Bush, on the other hand, only examined slides comprised of samples taken from the lungs and did not examine the lung as a whole. In
reaching his conclusion, the ALJ relied on Dr. Racadag's testimony that the opportunity to conduct a gross examination as well as a
microscopic examination better enabled him to understand the extent of the disease. The ALJ did not rely solely on Dr. Racadag's role
as autopsy prosector; he also carefully considered the credibility of Dr. Bush's competing evaluation and concluded that it was insufficiently documented and reasoned. As the ALJ noted, Dr. Bush failed to explain the scientific basis for his determination that the extent of pneumoconiosis was insufficient to hasten death, but instead seemed to apply "a mechanical standard." J.A. 372.
The ALJ's decision to credit Dr. Racadag's assessment of the extent of Mr. Necessary's pneumoconiosis over Dr. Bush's assessment was reasoned and supported by the evidence. The ALJ was required to resolve the dispute created by the contradictory medical opinions, and he evaluated the record to determine which opinion was best supported by the evidence. Dr. Racadag testified
extensively about how his gross examination of the lungs aided him in reaching his conclusions. In contrast, Dr. Bush made conclusory statements that pneumoconiosis did not hasten Mr. Necessary's death. While this is a close case, as we have said, we may not
replace the ALJ's assessments with our own. We conclude that the ALJ's decision to credit Dr.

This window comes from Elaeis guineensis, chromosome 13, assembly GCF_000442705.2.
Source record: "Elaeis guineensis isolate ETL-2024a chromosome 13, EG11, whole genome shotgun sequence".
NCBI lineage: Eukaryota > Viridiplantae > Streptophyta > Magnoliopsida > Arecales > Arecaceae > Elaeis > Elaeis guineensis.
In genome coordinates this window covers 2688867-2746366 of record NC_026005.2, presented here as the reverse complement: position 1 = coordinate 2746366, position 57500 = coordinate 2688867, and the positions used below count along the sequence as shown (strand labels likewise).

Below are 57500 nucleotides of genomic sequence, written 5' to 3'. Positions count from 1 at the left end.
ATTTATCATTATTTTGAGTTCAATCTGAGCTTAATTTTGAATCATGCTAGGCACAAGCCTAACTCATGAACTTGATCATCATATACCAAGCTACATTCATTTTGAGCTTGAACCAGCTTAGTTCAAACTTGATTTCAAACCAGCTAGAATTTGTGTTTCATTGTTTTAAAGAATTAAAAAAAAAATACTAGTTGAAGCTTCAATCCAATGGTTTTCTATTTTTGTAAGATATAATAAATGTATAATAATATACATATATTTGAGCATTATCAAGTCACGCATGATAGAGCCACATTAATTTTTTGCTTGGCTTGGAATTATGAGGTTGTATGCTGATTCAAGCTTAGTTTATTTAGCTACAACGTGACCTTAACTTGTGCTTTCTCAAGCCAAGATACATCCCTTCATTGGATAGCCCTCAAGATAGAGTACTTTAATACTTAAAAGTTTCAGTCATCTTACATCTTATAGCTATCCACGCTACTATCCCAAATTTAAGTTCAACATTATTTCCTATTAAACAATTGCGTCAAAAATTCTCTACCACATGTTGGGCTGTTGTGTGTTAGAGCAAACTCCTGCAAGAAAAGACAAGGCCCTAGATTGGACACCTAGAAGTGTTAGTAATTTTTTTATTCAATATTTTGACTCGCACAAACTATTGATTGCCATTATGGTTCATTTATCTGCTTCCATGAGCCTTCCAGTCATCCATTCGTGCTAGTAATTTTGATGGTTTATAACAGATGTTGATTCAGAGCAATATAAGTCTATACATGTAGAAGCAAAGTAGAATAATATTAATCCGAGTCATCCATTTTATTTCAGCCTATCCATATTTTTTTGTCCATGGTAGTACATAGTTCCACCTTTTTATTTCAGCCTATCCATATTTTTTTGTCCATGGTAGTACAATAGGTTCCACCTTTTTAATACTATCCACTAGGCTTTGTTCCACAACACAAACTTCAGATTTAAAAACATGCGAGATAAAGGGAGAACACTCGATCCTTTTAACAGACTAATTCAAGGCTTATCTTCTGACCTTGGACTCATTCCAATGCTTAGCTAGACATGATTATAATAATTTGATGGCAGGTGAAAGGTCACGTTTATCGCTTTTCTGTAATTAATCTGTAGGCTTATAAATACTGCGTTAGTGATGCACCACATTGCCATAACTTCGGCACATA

Racadag's opinion was supported by the evidence, and his opinion supports the award of survivor's benefits to Mrs. Necessary.
IV. Consol also raises two challenges to the ALJ's
For the reasons discussed below, we agree
with the Director that Consol has waived these arguments because it failed to raise them before the BRB. A. Consol first argues that the ALJ erred by considering evidence from Mr. Necessary's three lifetime claims. Consol relies on a recent BRB decision holding that under 20 C.F.R. § 725.309(d) evidence from the living miner's claims should not be automatically included in the record for a survivor's claim. Keener v. Peerless
Eagle Coal Co., BRB No. 05-1008 BLA, 2007 WL 1644032, at *5-*6 (Jan. 26, 2007). When the case was before the BRB, Consol argued
that the ALJ erred by failing to consider the miner's lifetime evidence -- an argument opposite to the one it raises today. Consol acknowledges that it did not argue to the BRB that the lifetime claims evidence should have been excluded, but it contends that the Keener decision created new law that should change the outcome in this case. We disagree. Keener did not create new law;
instead, it interpreted a regulation that was in existence when the case was before the BRB. See Betty B Coal Co. v. Dir., Office of
Workers' Comp. Programs, 194 F.3d 491, 501 (4th Cir. 1999). Consol thus had the opportunity to argue to the BRB that the ALJ erred by considering the lifetime claims evidence. Instead, it choose to
advance the opposite argument.
Because the argument Consol raises
now was not raised before the BRB, and the BRB did not have an opportunity to consider it, we decline to consider it here.
See Armco, Inc. v. Martin, 277 F.3d 468, 476 (4th Cir. 2002). B. Consol also contends that the ALJ improperly excluded its autopsy rebuttal evidence under 20 C.F.R. § 725.414(a)(3). Again,